“Confession” from Darfur group: violence was exaggerated

Al Jazeera English reported a few days ago that “a group of former Sudanese activists” had called a press conference to admit that they had exaggerated their claims of deaths and violence in the Darfur war.

A group of former Sudanese activists says some of the figures of those reported dead and displaced in the conflict in Sudan’s western Darfur region were exaggerated. The former Darfur rebel activists told Al Jazeera that they increased tolls and gave false evidence during investigations conducted by delegates from foreign organisations into the conflict.

“We used to exaggerate the numbers of murders and rapes,” Salah al Din Mansour, a former translator with World NGOs in Darfur, said

“Darfur groups ‘padded’ death tolls, Al Jazeera English, September 10, 2009

Regular readers of this blog will know that I have frequently criticized the distortions of the Save Darfur Coalition, which has sloppily exaggerated or misconstrued the scope, causes and duration of the conflict, not to mention advocating a military solution that I disagree with.

However, this “confession” by an obscure group of Darfurians looks really suspicious to me. It far too neatly conforms to the Sudanese government’s line on Darfur, as well as its death estimates, which are as vastly underestimated as SDC’s are inflated.

It all points to the degree to which hyperbole, political grandstanding*, egos**, power-hungry rebel and government factions (all of whom have shown a stunning lack of concern for the welfare of displaced people) have turned the Darfur dialogue into a big mess. Fanatical positions have drowned out voices of reason, the peace process hardly seems to be any more on track than it was three years ago, and activists won’t give President Obama’s envoy to Sudan, former Major General Scott Gration, the space to do the work he needs to do. Meanwhile millions of refugees are languishing. I’m not convinced at all that the Save Darfur movement’s good effect (which is that everyone knows about Darfur) has outweighed its ill ones.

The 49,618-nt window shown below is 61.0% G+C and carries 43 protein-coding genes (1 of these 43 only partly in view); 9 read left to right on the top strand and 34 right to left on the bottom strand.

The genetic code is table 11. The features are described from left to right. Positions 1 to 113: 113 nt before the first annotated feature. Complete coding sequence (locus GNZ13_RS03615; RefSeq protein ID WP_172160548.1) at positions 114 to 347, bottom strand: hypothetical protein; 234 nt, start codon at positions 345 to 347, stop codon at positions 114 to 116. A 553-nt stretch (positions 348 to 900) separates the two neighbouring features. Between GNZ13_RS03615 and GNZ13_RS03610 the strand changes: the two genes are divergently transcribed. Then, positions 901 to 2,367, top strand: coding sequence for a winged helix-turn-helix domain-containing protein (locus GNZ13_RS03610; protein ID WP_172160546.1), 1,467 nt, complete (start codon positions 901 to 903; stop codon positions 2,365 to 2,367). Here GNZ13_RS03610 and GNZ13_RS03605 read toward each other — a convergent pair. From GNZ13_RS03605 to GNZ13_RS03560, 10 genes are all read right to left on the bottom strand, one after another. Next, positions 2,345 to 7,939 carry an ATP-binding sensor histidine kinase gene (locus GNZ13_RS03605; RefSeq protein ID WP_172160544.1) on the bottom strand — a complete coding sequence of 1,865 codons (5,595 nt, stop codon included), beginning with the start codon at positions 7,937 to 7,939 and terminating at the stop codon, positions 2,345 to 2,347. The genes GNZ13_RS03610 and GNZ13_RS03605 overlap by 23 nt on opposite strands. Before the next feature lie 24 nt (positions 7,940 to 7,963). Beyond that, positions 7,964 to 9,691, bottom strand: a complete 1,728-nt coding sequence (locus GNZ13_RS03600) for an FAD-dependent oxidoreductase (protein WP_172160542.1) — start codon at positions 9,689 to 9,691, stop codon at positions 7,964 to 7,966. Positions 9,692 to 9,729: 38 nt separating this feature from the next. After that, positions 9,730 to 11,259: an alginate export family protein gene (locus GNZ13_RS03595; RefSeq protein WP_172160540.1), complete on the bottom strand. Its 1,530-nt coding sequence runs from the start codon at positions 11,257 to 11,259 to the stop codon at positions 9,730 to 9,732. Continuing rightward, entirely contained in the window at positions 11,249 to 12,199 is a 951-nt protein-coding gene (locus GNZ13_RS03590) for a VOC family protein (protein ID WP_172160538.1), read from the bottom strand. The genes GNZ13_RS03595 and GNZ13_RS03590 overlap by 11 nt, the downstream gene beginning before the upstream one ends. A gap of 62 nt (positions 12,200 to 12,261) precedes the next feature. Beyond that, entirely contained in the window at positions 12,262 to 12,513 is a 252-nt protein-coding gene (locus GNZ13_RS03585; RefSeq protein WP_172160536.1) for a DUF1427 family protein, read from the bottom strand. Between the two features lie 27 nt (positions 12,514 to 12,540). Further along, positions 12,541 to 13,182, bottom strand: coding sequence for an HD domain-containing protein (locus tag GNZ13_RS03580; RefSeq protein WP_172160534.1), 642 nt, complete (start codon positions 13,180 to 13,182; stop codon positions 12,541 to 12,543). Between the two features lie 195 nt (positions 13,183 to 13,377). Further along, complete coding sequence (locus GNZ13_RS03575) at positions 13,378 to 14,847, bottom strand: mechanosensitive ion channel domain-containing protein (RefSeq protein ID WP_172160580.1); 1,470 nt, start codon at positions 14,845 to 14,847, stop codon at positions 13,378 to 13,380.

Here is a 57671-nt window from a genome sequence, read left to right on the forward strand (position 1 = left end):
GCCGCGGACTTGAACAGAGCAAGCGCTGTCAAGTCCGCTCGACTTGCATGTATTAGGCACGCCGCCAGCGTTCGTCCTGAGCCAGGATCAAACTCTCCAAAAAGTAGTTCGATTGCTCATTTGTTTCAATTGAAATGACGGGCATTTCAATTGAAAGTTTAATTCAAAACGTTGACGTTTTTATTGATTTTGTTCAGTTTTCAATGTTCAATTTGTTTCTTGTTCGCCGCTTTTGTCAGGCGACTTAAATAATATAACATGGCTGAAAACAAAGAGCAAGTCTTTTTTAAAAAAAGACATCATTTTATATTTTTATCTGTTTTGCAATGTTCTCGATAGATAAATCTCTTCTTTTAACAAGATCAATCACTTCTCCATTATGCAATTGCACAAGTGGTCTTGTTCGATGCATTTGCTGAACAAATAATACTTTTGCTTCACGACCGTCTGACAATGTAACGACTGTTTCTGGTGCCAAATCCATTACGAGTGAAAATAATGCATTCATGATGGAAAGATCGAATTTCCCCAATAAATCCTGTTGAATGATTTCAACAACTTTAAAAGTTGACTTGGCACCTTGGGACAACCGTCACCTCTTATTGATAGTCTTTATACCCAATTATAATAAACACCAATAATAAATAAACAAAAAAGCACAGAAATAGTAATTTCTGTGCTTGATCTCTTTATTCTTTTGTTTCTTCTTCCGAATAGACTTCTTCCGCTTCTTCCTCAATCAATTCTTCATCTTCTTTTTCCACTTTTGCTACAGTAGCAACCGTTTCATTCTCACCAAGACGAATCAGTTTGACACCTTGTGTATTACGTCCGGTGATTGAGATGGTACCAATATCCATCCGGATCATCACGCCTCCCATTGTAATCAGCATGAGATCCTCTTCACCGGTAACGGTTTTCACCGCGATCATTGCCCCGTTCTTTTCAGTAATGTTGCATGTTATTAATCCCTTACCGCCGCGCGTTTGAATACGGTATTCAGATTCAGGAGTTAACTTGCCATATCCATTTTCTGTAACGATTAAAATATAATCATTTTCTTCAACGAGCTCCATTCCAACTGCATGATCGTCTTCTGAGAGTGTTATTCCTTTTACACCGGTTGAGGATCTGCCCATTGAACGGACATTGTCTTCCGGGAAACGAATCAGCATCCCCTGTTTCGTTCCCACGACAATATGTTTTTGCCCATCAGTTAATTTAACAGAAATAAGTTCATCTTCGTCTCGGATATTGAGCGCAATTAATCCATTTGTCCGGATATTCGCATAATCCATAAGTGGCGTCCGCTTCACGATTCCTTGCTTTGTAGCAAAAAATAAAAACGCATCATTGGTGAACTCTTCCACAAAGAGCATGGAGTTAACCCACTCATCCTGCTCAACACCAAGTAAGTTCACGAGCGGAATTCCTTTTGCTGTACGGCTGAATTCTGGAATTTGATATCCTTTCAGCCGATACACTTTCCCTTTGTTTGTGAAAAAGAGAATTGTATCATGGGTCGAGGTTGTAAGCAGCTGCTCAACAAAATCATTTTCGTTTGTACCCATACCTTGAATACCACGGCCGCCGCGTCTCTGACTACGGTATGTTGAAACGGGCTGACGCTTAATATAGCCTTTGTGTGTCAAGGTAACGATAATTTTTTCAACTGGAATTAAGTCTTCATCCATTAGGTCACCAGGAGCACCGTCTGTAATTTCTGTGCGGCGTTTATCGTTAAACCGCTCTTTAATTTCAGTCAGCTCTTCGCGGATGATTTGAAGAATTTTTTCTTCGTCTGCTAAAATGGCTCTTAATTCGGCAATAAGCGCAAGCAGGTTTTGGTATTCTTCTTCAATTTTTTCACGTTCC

Anyway, if anyone has any more insight into this group of confessing former activists (am I right that it looks very stage managed? who are they?), I would love to hear them.

*John Lewis is an American civil rights luminary whom I greatly respect. However, this particular act of civil disobedience struck me as the perfect example of how Save Darfur has become a platform for hollow gestures. The mushy objectives of the protest included urging President Bashir to let aid groups back into Darfur (he kicked them out after the ICC issued his arrest warrant, another boondoggle). But two weeks before the protest, Gration had already secured a commitment from the Sudanese government to allow aid back into Darfur.

**There are a few bloggers and activists I could think of linking to here, but I am trying not to personalize this debate. However, take a look at the earnestness and self-appointed-savior postures of some of the people who have taken up Darfur as a cause, and I think you’ll feel, as I have, that this is often more about narcissism than it is about the refugees. That wouldn’t necessarily discount the cause that someone stood for, but combined with the inaccuracies and the fact that U.S. political figures have adopted “Save Darfur” as a formless slogan, it makes for an unflattering picture of SDC.

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